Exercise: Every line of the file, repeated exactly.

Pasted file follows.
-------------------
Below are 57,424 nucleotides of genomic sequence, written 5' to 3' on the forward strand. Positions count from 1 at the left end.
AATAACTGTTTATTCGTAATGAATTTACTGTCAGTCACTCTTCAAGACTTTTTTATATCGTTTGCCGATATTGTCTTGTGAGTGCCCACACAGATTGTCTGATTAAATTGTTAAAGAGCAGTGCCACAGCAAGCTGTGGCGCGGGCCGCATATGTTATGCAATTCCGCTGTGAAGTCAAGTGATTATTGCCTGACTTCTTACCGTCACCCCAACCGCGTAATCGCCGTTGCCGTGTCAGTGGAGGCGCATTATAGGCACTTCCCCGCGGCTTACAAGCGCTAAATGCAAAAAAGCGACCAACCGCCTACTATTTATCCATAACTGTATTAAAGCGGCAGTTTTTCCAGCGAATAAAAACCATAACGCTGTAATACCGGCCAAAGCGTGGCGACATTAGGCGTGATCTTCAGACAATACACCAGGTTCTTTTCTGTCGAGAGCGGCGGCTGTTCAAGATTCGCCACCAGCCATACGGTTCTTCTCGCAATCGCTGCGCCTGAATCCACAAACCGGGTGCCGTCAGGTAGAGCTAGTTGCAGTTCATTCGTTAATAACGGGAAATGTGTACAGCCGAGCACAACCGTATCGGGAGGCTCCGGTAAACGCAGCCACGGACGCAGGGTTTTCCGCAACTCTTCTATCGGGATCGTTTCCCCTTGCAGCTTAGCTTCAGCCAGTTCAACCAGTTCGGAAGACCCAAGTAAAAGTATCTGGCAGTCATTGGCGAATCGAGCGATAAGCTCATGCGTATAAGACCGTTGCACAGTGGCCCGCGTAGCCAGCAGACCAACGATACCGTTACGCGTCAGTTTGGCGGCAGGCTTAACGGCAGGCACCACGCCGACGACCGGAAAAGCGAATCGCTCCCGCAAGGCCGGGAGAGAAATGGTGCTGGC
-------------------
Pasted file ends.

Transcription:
Below are 57,424 nucleotides of genomic sequence, written 5' to 3' on the forward strand. Positions count from 1 at the left end.
AATAACTGTTTATTCGTAATGAATTTACTGTCAGTCACTCTTCAAGACTTTTTTATATCGTTTGCCGATATTGTCTTGTGAGTGCCCACACAGATTGTCTGATTAAATTGTTAAAGAGCAGTGCCACAGCAAGCTGTGGCGCGGGCCGCATATGTTATGCAATTCCGCTGTGAAGTCAAGTGATTATTGCCTGACTTCTTACCGTCACCCCAACCGCGTAATCGCCGTTGCCGTGTCAGTGGAGGCGCATTATAGGCACTTCCCCGCGGCTTACAAGCGCTAAATGCAAAAAAGCGACCAACCGCCTACTATTTATCCATAACTGTATTAAAGCGGCAGTTTTTCCAGCGAATAAAAACCATAACGCTGTAATACCGGCCAAAGCGTGGCGACATTAGGCGTGATCTTCAGACAATACACCAGGTTCTTTTCTGTCGAGAGCGGCGGCTGTTCAAGATTCGCCACCAGCCATACGGTTCTTCTCGCAATCGCTGCGCCTGAATCCACAAACCGGGTGCCGTCAGGTAGAGCTAGTTGCAGTTCATTCGTTAATAACGGGAAATGTGTACAGCCGAGCACAACCGTATCGGGAGGCTCCGGTAAACGCAGCCACGGACGCAGGGTTTTCCGCAACTCTTCTATCGGGATCGTTTCCCCTTGCAGCTTAGCTTCAGCCAGTTCAACCAGTTCGGAAGACCCAAGTAAAAGTATCTGGCAGTCATTGGCGAATCGAGCGATAAGCTCATGCGTATAAGACCGTTGCACAGTGGCCCGCGTAGCCAGCAGACCAACGATACCGTTACGCGTCAGTTTGGCGGCAGGCTTAACGGCAGGCACCACGCCGACGACCGGAAAAGCGAATCGCTCCCGCAAGGCCGGGAGAGAAATGGTGCTGGC